The US president’s tweet came late Tuesday local time, a day after North Korean leader Kim Jong-un’s New Year’s Day speech. Yes, Kim did speak of his nuclear button and issued this warning to the US: “The whole of its mainland is within the range of our nuclear strike and the nuclear button is on my office desk all the time; the United States needs to be clearly aware that this is not merely a threat but a reality.”

But the speech also included a rare overture regarding next month’s Winter Olympics in Pyeongchang, South Korea. Last year, South Korean president Moon Jae-in invited North Korea to the Olympics, but Pyongyang had not been publicly receptive to the idea. Now Kim had this to say:

As for the Winter Olympic Games to be held soon in south Korea, it will serve as a good occasion for demonstrating our nation’s prestige and we earnestly wish the Olympic Games a success. From this point of view we are willing to dispatch our delegation and adopt other necessary measures; with regard to this matter, the authorities of the north and the south may meet together soon. Since we are compatriots of the same blood as south Koreans, it is natural for us to share their pleasure over the auspicious event and help them.

…Availing myself of this opportunity, I extend warm New Year greetings once again to all Korean compatriots at home and abroad, and I sincerely wish that in this significant year everything would go well both in the north and in the south.

If North Korea were to send a team, it’s likely that the world could count on a respite in the country’s missile testing—at least during the games, which run from Feb. 9 to Feb. 25. South Korea has responded positively to the overture. The two Koreas also reopened a hotline that has been dormant for nearly two years—South Korea had been calling the number twice a day with no luck until today (Jan. 3).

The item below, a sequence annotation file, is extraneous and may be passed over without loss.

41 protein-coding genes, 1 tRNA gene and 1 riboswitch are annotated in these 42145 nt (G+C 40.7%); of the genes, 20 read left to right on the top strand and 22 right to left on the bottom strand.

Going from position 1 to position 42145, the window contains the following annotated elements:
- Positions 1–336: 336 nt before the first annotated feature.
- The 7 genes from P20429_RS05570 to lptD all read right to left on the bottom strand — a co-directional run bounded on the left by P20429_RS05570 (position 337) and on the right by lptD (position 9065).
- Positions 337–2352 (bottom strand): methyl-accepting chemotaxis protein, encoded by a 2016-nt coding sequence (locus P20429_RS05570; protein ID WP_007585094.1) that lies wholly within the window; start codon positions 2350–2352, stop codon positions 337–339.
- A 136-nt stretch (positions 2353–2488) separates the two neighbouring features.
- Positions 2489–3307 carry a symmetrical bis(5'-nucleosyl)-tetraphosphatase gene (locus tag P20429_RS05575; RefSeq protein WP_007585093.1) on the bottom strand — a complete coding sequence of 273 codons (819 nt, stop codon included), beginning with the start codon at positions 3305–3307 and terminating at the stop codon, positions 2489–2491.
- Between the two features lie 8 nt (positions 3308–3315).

Elsewhere in the region, China started the year by promoting Kong Xuanyou, a diplomat well versed in Korean and Japanese matters, to deputy foreign minister. The move was seen by some as signaling a desire to improve relations with Japan. The US, meanwhile, doesn’t yet have an ambassador in South Korea, which already feels slighted by the US approach to security on the Korean Peninsula.

Trump earlier responded to Kim’s speech with a more circumspect tweet, so it’s not clear what prompted the more aggressive follow-up—possibly a Fox News broadcast. Sadly, this would not be the first time Trump appeared to be alluding in public to his private parts, albeit in metaphor. He did so in March 2016 in this Washington Post interview, when he spent quite some time rebutting what he took to be a derogatory reference to his size from Marco Rubio. Back then, though, he was still candidate Trump. Now he’s president Trump.

There doesn’t seem a better time to ask: Don’t you wish there was a woman in the Oval Office right about now?

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